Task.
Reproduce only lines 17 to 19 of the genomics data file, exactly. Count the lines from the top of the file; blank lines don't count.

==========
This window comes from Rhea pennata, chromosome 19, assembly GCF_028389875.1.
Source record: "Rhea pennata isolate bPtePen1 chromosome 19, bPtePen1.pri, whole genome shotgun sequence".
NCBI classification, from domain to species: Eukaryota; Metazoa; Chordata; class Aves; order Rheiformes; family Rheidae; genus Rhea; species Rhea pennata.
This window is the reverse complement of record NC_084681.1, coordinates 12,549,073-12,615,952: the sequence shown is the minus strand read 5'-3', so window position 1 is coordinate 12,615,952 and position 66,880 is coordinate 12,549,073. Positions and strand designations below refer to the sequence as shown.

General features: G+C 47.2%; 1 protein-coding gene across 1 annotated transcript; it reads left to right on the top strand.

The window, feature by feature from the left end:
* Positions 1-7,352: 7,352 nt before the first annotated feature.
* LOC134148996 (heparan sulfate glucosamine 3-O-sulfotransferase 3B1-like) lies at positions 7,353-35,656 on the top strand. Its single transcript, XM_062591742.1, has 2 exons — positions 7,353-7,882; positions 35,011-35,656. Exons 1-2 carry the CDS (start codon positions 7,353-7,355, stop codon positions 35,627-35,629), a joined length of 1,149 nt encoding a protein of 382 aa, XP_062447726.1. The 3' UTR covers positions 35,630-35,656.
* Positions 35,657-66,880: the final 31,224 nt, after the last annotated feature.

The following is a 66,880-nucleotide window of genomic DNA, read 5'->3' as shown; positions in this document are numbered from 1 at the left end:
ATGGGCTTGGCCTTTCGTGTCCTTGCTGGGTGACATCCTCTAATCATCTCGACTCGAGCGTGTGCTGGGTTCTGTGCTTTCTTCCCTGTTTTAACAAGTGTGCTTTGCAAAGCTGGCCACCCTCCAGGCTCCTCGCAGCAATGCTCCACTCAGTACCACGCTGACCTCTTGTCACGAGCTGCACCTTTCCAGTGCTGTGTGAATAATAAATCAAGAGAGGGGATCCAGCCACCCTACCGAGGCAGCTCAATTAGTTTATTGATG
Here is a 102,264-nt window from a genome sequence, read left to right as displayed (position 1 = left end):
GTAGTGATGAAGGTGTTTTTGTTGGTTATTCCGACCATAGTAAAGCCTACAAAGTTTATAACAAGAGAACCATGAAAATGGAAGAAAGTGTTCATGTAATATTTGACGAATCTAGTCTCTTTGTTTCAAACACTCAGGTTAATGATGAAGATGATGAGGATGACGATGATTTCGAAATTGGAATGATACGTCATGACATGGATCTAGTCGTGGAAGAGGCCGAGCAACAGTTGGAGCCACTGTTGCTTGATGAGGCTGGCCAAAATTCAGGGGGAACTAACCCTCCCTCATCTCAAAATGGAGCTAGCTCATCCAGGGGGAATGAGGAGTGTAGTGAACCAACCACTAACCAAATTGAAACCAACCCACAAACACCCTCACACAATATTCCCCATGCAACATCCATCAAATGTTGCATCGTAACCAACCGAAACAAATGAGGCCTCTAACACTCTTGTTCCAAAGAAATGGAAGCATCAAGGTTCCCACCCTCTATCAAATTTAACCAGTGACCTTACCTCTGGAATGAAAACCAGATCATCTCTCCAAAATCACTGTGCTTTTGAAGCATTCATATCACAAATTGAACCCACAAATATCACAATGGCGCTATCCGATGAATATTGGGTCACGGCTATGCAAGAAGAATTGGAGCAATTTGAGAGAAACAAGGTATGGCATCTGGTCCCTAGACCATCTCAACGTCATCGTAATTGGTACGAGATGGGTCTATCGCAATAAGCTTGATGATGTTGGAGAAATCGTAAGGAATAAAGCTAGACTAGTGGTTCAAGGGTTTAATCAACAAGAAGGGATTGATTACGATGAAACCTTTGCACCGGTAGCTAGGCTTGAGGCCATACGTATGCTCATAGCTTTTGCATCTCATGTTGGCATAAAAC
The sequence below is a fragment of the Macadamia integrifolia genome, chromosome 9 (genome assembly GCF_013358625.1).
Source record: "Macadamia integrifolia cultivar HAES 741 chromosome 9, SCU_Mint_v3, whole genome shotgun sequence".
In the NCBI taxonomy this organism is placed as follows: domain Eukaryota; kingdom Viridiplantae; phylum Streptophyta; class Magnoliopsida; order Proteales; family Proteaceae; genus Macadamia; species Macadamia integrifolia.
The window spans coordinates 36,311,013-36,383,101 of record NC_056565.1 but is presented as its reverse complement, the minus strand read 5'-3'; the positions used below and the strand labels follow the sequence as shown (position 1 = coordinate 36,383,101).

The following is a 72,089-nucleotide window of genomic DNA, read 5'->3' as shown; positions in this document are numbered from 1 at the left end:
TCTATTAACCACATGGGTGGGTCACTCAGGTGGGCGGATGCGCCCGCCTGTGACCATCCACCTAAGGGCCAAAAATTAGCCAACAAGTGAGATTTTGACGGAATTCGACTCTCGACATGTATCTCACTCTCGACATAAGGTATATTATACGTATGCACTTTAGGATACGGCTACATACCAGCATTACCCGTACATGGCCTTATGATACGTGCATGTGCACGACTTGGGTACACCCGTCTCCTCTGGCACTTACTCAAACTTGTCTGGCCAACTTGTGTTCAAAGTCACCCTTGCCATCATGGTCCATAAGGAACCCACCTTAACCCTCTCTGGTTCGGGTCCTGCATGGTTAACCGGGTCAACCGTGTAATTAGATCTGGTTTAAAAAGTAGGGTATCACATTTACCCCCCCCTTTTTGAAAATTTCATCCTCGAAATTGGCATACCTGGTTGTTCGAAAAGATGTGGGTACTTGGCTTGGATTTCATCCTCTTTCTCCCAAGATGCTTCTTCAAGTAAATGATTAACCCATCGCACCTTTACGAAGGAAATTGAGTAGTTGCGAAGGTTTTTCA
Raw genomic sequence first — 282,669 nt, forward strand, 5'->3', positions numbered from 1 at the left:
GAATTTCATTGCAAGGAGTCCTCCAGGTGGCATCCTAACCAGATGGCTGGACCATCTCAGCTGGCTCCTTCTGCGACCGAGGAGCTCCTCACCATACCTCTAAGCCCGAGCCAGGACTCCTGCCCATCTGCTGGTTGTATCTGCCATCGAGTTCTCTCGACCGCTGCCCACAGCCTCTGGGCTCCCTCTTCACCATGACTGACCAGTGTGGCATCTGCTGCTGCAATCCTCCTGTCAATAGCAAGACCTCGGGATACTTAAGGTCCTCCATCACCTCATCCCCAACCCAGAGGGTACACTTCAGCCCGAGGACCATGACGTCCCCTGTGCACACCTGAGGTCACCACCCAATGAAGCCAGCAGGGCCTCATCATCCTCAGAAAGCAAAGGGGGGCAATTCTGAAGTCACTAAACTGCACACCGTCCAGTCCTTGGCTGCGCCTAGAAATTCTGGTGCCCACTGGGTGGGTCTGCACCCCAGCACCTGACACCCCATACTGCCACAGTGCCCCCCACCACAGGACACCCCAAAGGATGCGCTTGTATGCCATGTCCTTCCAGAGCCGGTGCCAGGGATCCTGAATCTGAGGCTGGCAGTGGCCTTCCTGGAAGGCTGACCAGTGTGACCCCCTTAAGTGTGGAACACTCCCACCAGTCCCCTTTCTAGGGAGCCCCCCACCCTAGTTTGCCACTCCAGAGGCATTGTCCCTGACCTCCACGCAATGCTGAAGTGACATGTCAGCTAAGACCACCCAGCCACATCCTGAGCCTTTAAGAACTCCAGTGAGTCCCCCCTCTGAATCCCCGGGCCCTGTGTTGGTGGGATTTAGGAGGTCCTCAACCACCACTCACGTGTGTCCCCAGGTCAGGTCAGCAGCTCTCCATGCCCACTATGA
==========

The window spans coordinates 36,311,013-36,383,101 of record NC_056565.1 but is presented as its reverse complement, the minus strand read 5'-3'; the positions used below and the strand labels follow the sequence as shown (position 1 = coordinate 36,383,101).

The following is a 72,089-nucleotide window of genomic DNA, read 5'->3' as shown; positions in this document are numbered from 1 at the left end:
TCTATTAACCACATGGGTGGGTCACTCAGGTGGGCGGATGCGCCCGCCTGTGACCATCCACCTAAGGGCCAAAAATTAGCCAACAAGTGAGATTTTGACGGAATTCGACTCTCGACATGTATCTCACTCTCGACATAAGGTATATTATACGTATGCACTTTAGGATACGGCTACATACCAGCATTACCCGTACATGGCCTTATGATACGTGCATGTGCACGACTTGGGTACACCCGTCTCCTCTGGCACTTACTCAAACTTGTCTGGCCAACTTGTGTTCAAAGTCACCCTTGCCATCATGGTCCATAAGGAACCCACCTTAACCCTCTCTGGTTCGGGTCCTGCATGGTTAACCGGGTCAACCGTGTAATTAGATCTGGTTTAAAAAGTAGGGTATCACATTTACCCCCCCCTTTTTGAAAATTTCATCCTCGAAATTGGCATACCTGGTTGTTCGAAAAGATGTGGGTACTTGGCTTGGATTTCATCCTCTTTCTCCCAAGATGCTTCTTCAAGTAAATGATTAACCCATCGCACCTTTACGAAGGAAATTGAGTAGTTGCGAAGGTTTTTCA